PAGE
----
Only one batch of KN95 masks destined for the Regional Transportation District’s employees has passed its testing, out of six total batches.
“The failed masks will not be used and in most cases we are sending them back to the vendor and not paying for them, as they are not what was represented and may give individuals a false sense of protection,” said Christine L. Jaquez, a spokesperson for RTD. “The one batch of counterfeit KN95 masks that passed are being held in inventory to be used only if we run out of the 3M-approved N95 masks.”
RTD in April had an order pending for 21,000 N95 respirators and surgical masks, which the agency augmented with an order of KN95s. The shipment began arriving after April 20, destined for Colorado State University’s laboratory for testing. Two batches have yet to be tested.
N95 respirators, which block 95% of tiny particles, are medical-grade and are not for recommended use by the general public. KN95 masks, by contrast, are Chinese made and conform to that country’s health standards. The U.S. Food and Drug Administration issued an emergency use authorization for the masks in April to address the chronic shortage of N95 respirators among frontline medical personnel.
However, in mid-May the FDA revised its authorization, noting that the KN95 masks “may not provide consistent and adequate respiratory protection to health care personnel exposed to COVID-19 based on additional filtration performance testing conducted by the National Institute for Occupational Safety and Health.”
Lance Longenbohn, the president of Amalgamated Transit Union Local 1001, which represents 2,300 RTD employees, said that the union also gave masks to RTD for testing. The ones that have passed, RTD has prioritized for maintenance, service and cleaning workers, and new employees who must complete in-cab training for light rail and commuter runs.
“Once RTD got their hands on the masks, it really became an exercise in just how bureaucratic they can be,” he said.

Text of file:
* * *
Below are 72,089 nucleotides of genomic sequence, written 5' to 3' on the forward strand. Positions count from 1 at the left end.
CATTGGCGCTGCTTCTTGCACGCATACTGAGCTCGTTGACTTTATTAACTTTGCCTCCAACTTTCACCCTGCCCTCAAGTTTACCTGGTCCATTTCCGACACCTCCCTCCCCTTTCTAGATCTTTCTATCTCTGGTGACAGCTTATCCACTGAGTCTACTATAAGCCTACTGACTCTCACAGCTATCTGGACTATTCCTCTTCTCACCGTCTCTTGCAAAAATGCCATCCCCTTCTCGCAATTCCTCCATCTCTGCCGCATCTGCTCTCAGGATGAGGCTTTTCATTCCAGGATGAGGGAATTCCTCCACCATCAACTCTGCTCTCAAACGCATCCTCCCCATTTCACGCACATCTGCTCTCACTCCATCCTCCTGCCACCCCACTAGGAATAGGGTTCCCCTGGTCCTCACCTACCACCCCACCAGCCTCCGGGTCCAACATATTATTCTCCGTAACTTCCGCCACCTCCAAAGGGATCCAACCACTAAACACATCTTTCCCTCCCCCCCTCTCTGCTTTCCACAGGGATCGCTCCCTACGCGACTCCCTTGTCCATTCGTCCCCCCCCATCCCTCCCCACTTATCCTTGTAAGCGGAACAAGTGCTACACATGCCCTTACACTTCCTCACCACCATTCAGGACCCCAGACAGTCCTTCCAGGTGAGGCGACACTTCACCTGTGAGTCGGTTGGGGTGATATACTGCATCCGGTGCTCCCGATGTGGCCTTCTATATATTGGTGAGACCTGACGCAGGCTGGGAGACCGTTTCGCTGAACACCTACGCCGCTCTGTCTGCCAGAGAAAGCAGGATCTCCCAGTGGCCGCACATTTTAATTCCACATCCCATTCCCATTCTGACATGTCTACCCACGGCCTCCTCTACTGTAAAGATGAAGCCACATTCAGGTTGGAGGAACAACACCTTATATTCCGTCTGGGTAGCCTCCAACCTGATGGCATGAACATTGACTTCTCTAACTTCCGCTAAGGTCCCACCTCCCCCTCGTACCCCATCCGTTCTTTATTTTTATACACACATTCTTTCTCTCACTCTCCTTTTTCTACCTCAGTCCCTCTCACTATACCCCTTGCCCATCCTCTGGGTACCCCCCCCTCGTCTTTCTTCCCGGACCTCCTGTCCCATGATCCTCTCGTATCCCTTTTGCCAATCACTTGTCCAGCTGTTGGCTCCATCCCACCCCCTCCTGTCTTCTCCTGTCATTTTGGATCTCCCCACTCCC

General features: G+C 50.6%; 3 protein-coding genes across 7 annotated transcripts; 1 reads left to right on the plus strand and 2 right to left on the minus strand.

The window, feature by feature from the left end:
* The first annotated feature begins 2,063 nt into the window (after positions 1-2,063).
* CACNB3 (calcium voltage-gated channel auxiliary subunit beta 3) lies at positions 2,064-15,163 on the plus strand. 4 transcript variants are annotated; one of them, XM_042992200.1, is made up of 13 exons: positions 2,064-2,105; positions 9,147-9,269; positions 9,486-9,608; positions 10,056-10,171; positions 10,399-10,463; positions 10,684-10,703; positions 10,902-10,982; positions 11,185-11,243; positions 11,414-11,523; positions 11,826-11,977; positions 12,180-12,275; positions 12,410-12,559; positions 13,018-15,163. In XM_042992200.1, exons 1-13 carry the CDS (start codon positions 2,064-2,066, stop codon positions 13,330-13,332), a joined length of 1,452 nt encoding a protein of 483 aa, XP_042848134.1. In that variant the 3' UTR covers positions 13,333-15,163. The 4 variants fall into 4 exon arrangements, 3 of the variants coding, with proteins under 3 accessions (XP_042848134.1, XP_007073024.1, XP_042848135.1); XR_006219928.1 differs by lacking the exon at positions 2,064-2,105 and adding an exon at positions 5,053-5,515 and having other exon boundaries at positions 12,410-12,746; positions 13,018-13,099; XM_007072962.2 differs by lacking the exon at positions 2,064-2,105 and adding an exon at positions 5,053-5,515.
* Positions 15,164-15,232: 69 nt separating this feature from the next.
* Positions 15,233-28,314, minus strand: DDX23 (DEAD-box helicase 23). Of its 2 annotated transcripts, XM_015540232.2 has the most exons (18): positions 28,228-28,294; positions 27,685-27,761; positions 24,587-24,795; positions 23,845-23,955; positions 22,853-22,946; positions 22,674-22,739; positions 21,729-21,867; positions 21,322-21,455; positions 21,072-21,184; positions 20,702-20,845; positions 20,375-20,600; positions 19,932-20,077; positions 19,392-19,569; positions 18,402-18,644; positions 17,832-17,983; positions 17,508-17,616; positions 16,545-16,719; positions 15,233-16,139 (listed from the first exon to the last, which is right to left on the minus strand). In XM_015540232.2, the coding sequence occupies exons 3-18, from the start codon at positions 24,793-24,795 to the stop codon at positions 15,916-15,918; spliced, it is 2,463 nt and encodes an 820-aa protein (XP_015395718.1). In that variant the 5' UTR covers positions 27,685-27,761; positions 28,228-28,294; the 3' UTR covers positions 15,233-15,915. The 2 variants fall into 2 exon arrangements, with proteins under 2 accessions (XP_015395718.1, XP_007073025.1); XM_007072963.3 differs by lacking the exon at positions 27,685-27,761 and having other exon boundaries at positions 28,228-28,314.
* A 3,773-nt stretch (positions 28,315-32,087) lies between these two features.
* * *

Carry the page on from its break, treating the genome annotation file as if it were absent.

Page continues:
On a virtual call on Saturday with some transit operators and RTD Director Shontel M. Lewis, District B, the question of the KN95 masks’ authenticity arose. Lewis said she did not know that the masks had failed the test.
“Give those to the riders,” said Yvette Trujillo, international vice president of the ATU, who was also on the call. “If they’re not safe for our operators, I believe any kind of face covering is better than nothing. Yet there are several thousand masks just sitting there.”
Christian L’Orange with the Department of Mechanical Engineering at CSU, explained that the lab did not test all KN95 masks in the six RTD batches. “No reason to conduct a full blown set of tests if it becomes obvious that a given mask isn’t going to pass,” he said.
The purpose of the testing is to verify a mask’s ability to remove particles from the air and measure resistance while breathing through the mask, which is done through an airflow test followed by a particle measurement. Fewer particles permeating the mask and lower drops in pressure are desirable. To pass the test, the mask needs to filter 95% of the particles and meet a pressure threshold.
“It is difficult to generalize how protective a ‘failed’ mask will be,” L’Orange said. “A bandana tied around your face will fail the tests, but it is still likely to be more protective than not wearing one at all.”
On the call with employees, one participant asked why operators had to wear a mask for 30 days before receiving another one.
"It's unacceptable and it's not safe," Lewis responded. Longenbohn, the union president, said that he had not heard of the 30-day restriction, and said operators were free to obtain and wear their own masks.
Jaquez said that there is no 30-day rule, but RTD is asking those employees with N95 respirators to extend their use. That equipment is now typically replaced after 14 days. N95s are single-use devices, to be discarded when breathing becomes difficult or the respirator is damaged.
As of last week, RTD reports that there were 11 positive COVID-19 cases among employees, with two results pending.